UC Berkeley’s C.V. Starr East Asian Library recently acquired film historian Paul Fonoroff’s rare Chinese film studies collection, making UC Berkeley the home of the largest collection of Chinese film archives in North America.
The exhibit features more than 70,000 pieces, including periodicals, posters, lobby cards, theater flyers, scripts, booklets, novelettes, VHS tapes and articles and columns by Fonoroff. Prior to opening at UC Berkeley, the collection was housed in two apartments in Hong Kong. The campus acquired the collection in 2015 and officially opened the exhibition to the public April 14.
“This collection at Berkeley will make Berkeley the first destination for anyone interested in film culture,” said Andrew Jones, campus professor and Louis B. Agassiz Chair in Chinese. “It’s going to become a global attraction.”
Jones worked intimately with the collection, which he called “invaluable,” in 1996 in Fonoroff’s apartment when writing his dissertation. In exchange for access to the works, Jones helped Fonoroff organize the materials in his apartment.
Weihong Bao, campus associate professor of film and media studies and East Asian language and cultures, discovered that Fonoroff was looking to sell his collection in 2015. Bao relayed this information to Peter Zhou, assistant university librarian and director of the C.V. Starr East Asian Library. Zhou then worked with Fonoroff and the campus to purchase the art.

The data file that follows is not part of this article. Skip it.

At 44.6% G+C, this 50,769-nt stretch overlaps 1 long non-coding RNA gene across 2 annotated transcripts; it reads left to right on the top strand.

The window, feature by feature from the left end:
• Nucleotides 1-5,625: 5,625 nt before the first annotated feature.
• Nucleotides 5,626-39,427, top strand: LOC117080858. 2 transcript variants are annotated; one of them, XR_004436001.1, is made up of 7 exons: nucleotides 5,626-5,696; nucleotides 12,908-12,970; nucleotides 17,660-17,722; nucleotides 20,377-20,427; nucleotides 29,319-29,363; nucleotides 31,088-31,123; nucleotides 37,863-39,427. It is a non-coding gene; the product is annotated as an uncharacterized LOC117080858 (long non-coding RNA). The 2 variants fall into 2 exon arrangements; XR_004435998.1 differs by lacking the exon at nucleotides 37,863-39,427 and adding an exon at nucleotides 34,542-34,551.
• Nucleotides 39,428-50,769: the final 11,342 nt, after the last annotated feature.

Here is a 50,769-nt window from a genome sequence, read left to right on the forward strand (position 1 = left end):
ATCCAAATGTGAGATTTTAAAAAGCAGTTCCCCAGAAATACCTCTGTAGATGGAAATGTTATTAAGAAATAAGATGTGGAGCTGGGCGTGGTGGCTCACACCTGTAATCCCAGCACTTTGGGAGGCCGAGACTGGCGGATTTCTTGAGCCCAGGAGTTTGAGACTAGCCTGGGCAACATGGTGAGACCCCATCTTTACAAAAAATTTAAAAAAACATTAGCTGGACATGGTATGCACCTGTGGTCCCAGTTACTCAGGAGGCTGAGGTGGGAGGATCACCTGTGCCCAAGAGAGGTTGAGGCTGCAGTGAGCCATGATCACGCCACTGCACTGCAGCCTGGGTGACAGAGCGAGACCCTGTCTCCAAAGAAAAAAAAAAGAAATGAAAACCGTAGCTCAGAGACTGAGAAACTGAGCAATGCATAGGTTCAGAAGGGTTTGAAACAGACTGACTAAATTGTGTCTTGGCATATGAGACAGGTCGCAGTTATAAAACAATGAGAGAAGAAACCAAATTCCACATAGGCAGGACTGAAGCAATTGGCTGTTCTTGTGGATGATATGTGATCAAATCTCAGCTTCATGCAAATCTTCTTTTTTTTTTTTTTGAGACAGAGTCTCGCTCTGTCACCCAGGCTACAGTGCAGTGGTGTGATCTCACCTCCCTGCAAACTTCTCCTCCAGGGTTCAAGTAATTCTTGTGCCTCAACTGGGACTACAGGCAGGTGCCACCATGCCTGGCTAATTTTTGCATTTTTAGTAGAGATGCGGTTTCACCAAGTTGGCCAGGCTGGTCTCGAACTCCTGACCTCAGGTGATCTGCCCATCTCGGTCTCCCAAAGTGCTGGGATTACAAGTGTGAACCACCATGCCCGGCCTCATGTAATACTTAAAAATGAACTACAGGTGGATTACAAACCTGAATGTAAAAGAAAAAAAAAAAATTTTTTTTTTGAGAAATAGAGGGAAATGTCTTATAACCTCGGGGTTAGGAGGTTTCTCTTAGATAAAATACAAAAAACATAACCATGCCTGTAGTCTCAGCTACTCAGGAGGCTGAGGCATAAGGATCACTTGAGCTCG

Nearly 20 years after Jones visited Fonoroff’s apartment, Zhou traveled to the same Hong Kong apartment in April 2015 to convince Fonoroff that UC Berkeley was the right home for the artwork.
Zhou said numerous factors led to Fonoroff’s decision to sell the work to the campus. Fonoroff felt he needed to find a buyer quickly because his landlord was planning on selling the apartment building. Zhou also told Fonoroff that UC Berkeley has one of the best Chinese studies program and a very strong Chinese film studies program.
“I told (Fonoroff) he’d be part of the Berkeley family and the East Asian Library family,” Zhou said.
Fonoroff was on campus earlier this month to give a speech sponsored by the Center for Chinese Studies. He and his family also attended the reception for the exhibit April 14. Other reception guests included Jeffrey MacKie-Mason, the campus’s university librarian, and Carla Hesse, dean of the College of Letters and Science, along with guests interested in Chinese culture.
The collection is a valuable resource for research in Chinese film studies, the entertainment industry, art, art history, popular culture, urbanization and social and economic history. Zhou said both Bao and Jones have plans to research the collection, along with other faculty members in various fields.
“The historic and geographical span (of the collection) is amazing and inclusive,” Bao said. “It is exciting for research and teaching. It creates historical connection and relates to not only Chinese film, but world cinema.”